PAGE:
Written by Don Byrd
Incidents of hate crimes based on religious bias rose by 22% in 2017, the third consecutive increase, according to a new FBI report issued earlier today. The 2017 Hate Crime Statistics were especially alarming with regard to anti-Semitic incidents, which made up more than half of the reported religion-based crimes, increased by more than 35% compared to 2016.
The Hill has more:
Attacks against Jewish people accounted for 58.1 percent of crimes motivated by anti-religious bias last year, a 4-percent increase from 2016, while anti-Muslim crimes were down.
Anti-Muslim offenses accounted for 24.8 percent of anti-religious hate crimes in 2016 compared with 18.7 percent in 2017. Anti-Islamic crimes continue to remain at historic levels, and anti-Arab hate crimes doubled to 102 incidents, Voice of America noted.
Acting Attorney General Matthew Whitaker issued this statement in response to the report:
This report is a call to action—and we will heed that call. The Department of Justice’s top priority is to reduce violent crime in America, and hate crimes are violent crimes. They are also despicable violations of our core values as Americans. I am particularly troubled by the increase in anti-Semitic hate crimes—which were already the most common religious hate crimes in the United States—that is well documented in this report. The American people can be assured that this Department has already taken significant and aggressive actions against these crimes and that we will vigorously and effectively defend their rights.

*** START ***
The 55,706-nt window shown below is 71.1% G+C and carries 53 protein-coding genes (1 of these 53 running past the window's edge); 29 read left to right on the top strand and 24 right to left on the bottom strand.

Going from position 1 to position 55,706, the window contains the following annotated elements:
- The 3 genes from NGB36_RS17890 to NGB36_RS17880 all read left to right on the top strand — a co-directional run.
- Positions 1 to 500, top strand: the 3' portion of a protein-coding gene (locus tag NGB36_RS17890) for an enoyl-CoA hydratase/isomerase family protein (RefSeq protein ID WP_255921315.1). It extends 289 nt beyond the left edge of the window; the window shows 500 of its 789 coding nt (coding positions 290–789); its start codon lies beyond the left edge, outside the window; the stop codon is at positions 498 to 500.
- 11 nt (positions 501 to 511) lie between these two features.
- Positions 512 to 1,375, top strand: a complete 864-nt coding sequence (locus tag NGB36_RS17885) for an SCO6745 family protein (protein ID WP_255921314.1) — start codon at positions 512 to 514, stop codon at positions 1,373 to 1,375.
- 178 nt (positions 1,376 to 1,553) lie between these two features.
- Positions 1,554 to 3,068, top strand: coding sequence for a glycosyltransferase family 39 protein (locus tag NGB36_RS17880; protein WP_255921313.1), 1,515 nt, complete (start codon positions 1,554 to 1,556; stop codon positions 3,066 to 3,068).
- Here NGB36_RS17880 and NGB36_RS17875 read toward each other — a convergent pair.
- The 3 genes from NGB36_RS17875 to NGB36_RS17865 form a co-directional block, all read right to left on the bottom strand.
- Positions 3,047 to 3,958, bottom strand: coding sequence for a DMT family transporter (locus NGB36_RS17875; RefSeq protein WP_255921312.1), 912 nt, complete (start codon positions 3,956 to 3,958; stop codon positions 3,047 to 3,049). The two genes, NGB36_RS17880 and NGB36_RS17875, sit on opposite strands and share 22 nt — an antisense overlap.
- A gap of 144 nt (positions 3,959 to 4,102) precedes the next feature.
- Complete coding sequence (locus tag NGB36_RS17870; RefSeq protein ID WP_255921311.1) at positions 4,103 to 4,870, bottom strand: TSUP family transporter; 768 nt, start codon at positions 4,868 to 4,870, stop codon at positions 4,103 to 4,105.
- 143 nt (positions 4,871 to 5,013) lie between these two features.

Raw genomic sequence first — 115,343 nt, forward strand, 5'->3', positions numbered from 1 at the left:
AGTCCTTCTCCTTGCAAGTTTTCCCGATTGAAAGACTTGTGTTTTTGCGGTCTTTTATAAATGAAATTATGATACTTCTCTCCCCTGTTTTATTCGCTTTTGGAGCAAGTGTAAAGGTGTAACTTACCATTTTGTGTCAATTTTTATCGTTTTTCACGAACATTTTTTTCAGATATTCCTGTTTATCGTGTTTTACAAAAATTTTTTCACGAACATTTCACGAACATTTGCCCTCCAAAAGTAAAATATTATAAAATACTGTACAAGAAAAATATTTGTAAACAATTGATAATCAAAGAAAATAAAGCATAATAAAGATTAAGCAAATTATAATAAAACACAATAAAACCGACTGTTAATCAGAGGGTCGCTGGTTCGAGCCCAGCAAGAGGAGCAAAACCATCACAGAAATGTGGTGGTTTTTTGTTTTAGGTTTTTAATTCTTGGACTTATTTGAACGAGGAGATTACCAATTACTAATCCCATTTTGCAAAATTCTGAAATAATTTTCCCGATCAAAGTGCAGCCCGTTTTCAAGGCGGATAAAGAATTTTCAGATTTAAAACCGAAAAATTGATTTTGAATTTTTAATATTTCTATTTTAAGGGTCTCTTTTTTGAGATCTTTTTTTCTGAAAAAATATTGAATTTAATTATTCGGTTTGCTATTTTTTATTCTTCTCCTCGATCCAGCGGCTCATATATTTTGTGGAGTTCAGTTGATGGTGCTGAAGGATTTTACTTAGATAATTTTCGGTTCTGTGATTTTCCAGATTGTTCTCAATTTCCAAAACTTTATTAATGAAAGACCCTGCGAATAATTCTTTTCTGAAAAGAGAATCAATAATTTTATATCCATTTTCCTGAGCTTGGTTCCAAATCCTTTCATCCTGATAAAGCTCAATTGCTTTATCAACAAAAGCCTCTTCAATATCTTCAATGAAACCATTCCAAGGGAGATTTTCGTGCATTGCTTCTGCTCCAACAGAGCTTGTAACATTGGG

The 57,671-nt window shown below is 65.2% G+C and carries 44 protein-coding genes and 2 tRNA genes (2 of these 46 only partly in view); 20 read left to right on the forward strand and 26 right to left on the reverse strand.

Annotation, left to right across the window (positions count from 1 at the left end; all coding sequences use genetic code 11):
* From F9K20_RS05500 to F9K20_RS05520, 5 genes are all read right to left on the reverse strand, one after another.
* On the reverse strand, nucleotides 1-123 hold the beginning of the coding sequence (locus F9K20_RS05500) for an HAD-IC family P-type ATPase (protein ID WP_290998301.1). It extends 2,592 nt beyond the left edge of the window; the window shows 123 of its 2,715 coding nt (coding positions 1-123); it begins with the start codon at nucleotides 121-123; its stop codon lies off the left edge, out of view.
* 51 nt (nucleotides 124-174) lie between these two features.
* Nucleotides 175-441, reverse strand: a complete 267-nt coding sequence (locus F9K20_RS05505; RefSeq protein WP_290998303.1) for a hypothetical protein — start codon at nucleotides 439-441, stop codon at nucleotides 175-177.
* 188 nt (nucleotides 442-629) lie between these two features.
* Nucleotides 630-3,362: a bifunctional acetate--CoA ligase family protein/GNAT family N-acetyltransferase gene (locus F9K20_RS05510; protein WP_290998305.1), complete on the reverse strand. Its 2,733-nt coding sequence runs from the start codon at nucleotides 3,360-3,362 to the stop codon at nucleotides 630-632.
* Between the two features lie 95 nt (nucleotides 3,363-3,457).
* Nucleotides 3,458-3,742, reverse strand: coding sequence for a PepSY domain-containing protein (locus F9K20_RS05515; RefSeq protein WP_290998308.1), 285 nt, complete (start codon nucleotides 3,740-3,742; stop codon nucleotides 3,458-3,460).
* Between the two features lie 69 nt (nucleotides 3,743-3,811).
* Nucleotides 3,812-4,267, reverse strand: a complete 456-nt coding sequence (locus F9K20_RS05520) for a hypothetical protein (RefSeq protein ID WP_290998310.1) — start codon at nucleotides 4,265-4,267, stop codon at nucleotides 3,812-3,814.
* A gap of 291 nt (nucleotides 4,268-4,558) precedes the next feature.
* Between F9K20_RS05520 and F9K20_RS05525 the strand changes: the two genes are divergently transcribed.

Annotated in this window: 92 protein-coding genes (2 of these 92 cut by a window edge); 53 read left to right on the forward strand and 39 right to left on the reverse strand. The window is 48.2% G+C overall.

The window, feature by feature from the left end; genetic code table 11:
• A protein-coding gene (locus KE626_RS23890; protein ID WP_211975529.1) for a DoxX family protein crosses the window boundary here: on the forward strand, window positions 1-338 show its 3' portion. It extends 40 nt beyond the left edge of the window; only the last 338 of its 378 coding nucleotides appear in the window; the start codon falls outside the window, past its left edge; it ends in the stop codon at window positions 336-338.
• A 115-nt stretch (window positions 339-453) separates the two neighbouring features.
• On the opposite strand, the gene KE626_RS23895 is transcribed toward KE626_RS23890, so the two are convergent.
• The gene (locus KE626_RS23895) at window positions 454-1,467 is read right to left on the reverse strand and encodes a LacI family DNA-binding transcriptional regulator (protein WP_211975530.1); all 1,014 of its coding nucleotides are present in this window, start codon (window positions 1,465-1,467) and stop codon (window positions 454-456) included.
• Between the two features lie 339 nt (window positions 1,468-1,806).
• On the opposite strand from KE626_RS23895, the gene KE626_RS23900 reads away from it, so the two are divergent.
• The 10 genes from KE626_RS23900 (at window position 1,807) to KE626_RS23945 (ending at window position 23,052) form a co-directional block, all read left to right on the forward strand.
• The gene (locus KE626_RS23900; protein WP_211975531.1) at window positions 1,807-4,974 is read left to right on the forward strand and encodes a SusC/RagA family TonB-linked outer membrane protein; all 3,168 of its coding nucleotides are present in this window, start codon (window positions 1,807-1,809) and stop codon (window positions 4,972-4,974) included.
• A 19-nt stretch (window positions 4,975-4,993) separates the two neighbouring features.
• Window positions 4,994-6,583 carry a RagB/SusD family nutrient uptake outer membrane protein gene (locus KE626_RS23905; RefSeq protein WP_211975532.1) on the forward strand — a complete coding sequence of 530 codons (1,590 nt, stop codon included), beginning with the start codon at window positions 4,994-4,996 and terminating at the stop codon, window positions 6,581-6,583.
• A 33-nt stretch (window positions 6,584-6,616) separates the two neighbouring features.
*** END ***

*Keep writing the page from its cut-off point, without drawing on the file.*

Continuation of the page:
This report brings home what we already know: too many religious observers in the United States, especially religious minorities, face violence at the hands of their fellow Americans because of their faith. If recent news is any indication, next year’s report could show yet another increase in anti-Semitic incidents during 2018. Americans of all faiths should speak out. Our country cannot claim to adequately champion and protect religious liberty while failing to protect adherents of Judaism and Islam from violent crime. The freedom of religion must include the freedom to live one’s faith peacefully without fear of persecution, harassment, and violence.